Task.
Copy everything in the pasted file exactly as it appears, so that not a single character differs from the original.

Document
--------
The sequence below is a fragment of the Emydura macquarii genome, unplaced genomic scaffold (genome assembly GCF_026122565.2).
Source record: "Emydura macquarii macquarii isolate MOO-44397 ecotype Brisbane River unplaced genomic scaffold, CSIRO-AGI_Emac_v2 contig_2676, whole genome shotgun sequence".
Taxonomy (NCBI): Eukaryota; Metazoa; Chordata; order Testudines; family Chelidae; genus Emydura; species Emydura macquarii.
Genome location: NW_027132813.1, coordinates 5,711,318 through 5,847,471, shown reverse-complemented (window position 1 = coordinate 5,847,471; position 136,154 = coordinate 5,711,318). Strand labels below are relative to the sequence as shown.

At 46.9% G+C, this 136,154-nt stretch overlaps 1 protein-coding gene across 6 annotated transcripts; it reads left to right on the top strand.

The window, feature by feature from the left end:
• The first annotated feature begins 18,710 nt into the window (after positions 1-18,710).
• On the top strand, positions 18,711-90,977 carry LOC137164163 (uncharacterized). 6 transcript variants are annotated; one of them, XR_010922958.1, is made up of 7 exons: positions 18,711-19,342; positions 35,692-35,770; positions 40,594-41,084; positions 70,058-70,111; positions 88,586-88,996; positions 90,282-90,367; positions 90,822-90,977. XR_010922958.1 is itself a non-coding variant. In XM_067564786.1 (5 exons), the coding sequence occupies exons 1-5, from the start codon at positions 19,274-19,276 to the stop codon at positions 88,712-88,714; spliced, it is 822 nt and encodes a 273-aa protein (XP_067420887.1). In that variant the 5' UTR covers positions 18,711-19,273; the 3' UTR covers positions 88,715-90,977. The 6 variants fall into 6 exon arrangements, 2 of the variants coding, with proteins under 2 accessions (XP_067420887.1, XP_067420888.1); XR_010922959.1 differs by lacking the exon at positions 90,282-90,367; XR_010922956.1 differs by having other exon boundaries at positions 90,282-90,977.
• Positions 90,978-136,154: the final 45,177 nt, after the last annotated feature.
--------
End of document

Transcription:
The sequence below is a fragment of the Emydura macquarii genome, unplaced genomic scaffold (genome assembly GCF_026122565.2).
Source record: "Emydura macquarii macquarii isolate MOO-44397 ecotype Brisbane River unplaced genomic scaffold, CSIRO-AGI_Emac_v2 contig_2676, whole genome shotgun sequence".
Taxonomy (NCBI): Eukaryota; Metazoa; Chordata; order Testudines; family Chelidae; genus Emydura; species Emydura macquarii.
Genome location: NW_027132813.1, coordinates 5,711,318 through 5,847,471, shown reverse-complemented (window position 1 = coordinate 5,847,471; position 136,154 = coordinate 5,711,318). Strand labels below are relative to the sequence as shown.

At 46.9% G+C, this 136,154-nt stretch overlaps 1 protein-coding gene across 6 annotated transcripts; it reads left to right on the top strand.

The window, feature by feature from the left end:
• The first annotated feature begins 18,710 nt into the window (after positions 1-18,710).
• On the top strand, positions 18,711-90,977 carry LOC137164163 (uncharacterized). 6 transcript variants are annotated; one of them, XR_010922958.1, is made up of 7 exons: positions 18,711-19,342; positions 35,692-35,770; positions 40,594-41,084; positions 70,058-70,111; positions 88,586-88,996; positions 90,282-90,367; positions 90,822-90,977. XR_010922958.1 is itself a non-coding variant. In XM_067564786.1 (5 exons), the coding sequence occupies exons 1-5, from the start codon at positions 19,274-19,276 to the stop codon at positions 88,712-88,714; spliced, it is 822 nt and encodes a 273-aa protein (XP_067420887.1). In that variant the 5' UTR covers positions 18,711-19,273; the 3' UTR covers positions 88,715-90,977. The 6 variants fall into 6 exon arrangements, 2 of the variants coding, with proteins under 2 accessions (XP_067420887.1, XP_067420888.1); XR_010922959.1 differs by lacking the exon at positions 90,282-90,367; XR_010922956.1 differs by having other exon boundaries at positions 90,282-90,977.
• Positions 90,978-136,154: the final 45,177 nt, after the last annotated feature.